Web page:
Hot2000 and other modelling tools don’t model passive solar gain very well, mainly because the collection, storage and distribution of passive solar is predicated on the dynamic performance house-as-a-system. Rapid changes in available sunlight, exterior temperatures, wind speeds, and time of day make modelling useful passive solar gain a theoretical exercise at best. However, we can model assemblies and window types against each other on an annual basis, and they usually point to the need for balance between the wall assembly and the window size and choice. Here are some of the results of a modelling study that JELD-WEN carried out with Building Knowledge Canada.
Modelled Window to Wall Ratios
The study modelled four archetypes in three climate zones with six different WWRs. Each house type was modelled with code-compliant windows and then with triple-glazed units in four different wall assemblies.
- Here are some highlights from the +1400 Hot2000 runs:
- Above 13% WWR, a high-performance triple-glazed window had a greater positive impact on the effective R-value of a wall assembly with R22 batts than simply adding R5 insulated sheathing.
- Above 20% WWR, a high-performance triple-glazed window had a greater positive impact on the effective R-value of a wall assembly with R22 batts than simply adding R10 insulated sheathing.
- High-performance Low Solar Glass triple-glazed windows could reduce air conditioning loads by up to 50%+
- High-performance triple-glazed windows improved the total effective R-value of above grade wall assemblies by: 16% at 15% WWR, 22% at 20% WWR, and 24% at 25% WWR.
Modelling in a cold climate design guideby the Efficient Windows Collaborative backs this up: the impact of window size on the amount of useful solar gain for cold climates compared to window type was modelled for three different window types:
- Double, Clear, Non-metal Frame
- Double, High Solar Gain Low-E, Non-metal Thermally Improved Frame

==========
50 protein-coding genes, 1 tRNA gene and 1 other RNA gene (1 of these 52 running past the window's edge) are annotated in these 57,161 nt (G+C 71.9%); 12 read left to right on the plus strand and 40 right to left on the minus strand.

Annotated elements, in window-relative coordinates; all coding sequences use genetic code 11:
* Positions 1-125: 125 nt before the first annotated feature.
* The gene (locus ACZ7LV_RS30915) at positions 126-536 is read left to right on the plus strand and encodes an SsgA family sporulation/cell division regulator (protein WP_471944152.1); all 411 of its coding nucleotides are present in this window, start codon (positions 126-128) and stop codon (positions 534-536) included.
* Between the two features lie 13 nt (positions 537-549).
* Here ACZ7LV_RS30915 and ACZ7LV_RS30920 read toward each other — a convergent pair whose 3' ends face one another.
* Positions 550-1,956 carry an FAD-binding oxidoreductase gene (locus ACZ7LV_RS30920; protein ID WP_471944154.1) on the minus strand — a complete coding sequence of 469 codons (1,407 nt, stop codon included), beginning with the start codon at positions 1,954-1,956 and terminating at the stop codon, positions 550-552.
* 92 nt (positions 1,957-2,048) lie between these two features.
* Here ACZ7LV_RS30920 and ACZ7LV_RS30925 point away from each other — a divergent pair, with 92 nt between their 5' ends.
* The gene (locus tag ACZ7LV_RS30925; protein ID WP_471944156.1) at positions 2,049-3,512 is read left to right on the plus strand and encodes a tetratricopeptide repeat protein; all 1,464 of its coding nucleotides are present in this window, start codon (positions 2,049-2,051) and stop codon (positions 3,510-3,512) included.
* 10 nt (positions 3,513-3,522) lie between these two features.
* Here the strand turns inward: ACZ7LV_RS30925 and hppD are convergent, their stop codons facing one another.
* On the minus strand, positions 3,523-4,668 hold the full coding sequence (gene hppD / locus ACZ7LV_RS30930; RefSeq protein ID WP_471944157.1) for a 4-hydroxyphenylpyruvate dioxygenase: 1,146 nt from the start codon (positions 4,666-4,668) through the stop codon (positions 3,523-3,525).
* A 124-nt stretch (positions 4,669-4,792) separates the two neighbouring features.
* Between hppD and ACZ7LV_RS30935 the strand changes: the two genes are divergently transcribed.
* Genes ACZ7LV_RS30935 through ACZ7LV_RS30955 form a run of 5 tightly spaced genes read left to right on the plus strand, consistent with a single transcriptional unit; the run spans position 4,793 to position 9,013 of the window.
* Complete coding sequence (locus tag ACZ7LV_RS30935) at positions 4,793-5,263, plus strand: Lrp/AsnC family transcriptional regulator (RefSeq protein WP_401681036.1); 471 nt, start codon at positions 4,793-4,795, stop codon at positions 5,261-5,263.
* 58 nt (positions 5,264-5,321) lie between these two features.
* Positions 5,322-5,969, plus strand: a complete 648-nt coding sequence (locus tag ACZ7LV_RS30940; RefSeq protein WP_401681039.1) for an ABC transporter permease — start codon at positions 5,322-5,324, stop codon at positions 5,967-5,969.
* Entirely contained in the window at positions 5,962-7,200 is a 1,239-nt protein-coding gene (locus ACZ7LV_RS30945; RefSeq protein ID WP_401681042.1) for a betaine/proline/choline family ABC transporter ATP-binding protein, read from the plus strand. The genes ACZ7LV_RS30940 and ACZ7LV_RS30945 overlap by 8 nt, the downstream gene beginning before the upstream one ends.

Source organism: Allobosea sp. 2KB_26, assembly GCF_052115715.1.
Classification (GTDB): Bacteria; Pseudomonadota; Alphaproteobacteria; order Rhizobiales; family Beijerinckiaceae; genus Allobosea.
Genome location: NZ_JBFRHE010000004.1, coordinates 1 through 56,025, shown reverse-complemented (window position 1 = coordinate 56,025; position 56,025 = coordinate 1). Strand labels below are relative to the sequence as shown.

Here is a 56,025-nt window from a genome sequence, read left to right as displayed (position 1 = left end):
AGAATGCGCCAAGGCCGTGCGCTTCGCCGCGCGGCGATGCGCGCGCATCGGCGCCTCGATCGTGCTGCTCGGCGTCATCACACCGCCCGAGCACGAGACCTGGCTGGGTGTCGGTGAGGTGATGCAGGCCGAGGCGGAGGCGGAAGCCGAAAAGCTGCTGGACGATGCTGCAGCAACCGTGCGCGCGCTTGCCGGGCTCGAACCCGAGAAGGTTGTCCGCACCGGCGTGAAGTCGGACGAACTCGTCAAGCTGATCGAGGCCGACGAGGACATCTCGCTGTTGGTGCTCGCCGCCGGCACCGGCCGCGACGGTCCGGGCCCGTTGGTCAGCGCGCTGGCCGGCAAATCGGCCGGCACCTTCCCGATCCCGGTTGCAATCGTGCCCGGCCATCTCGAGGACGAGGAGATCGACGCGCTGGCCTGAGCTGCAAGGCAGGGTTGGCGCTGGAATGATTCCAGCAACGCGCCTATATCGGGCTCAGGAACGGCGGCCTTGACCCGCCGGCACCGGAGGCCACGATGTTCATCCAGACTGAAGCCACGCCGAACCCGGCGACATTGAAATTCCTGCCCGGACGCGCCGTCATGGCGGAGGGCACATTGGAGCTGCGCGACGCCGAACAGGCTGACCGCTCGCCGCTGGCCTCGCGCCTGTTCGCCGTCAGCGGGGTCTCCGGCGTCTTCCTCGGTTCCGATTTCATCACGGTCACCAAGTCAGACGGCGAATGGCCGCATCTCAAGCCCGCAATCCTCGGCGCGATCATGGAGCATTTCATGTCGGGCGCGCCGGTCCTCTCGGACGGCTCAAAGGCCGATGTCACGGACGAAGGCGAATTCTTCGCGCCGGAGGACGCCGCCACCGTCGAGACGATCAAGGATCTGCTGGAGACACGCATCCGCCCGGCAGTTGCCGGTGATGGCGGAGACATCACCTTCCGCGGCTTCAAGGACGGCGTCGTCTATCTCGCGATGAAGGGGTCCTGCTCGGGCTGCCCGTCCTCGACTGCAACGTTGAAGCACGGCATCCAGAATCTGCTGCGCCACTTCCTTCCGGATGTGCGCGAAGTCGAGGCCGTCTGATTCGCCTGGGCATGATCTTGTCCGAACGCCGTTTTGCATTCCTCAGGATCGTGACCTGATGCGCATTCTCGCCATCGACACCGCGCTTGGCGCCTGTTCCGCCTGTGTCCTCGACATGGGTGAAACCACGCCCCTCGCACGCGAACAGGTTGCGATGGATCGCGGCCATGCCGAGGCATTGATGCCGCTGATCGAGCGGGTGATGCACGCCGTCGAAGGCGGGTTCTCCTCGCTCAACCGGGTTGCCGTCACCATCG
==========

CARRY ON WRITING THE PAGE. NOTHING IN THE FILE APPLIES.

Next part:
- Triple, High Solar Gain Low-E, Non-metal Thermally Improved Frame
The modelling showed that while window area impacts heating energy use when clear, double-glazed windows are used, the delta decreases with double- and triple-glazed high-solar gain low-E windows. You can see from the graph that high performance windows offer the benefit of more passive solar gain and lower energy annual energy costs without a penalty for glazing area. On any project requiring new windows, to really dial in the performance of individual windows, energy modelling can be used to determine the best U-factor, low-e coating, fill and SHGC by orientation.
This does not account for the wall assembly, just the window performance.
Where Oh, Where, Does My Window Go?
Orientation - what about that?
In the same Cold Climate Design Guide from the Efficient Windows Collaborative, that gives some good examples of what happens to window performance at different orientations for those three different window types modelled in Minneapolis. Of course, south-oriented windows are the best performers, regardless of window type. Interestingly, the delta in the performance per orientation is greater with clear double-glazed windows but flattens out with as units with higher performance and better U-values are modelled.
Again, the modelling only accounts for the window performance and no other differences in the building envelope.
Over the years, I’ve also done several hundred sets of energy modelling on house archetypes, locations, and envelope optimization for both new construction and retrofits.
Once you do a deep dive into this world, there’s no getting past two fundamental conclusions: The house works as a system. The variables are endless in searching for high performance.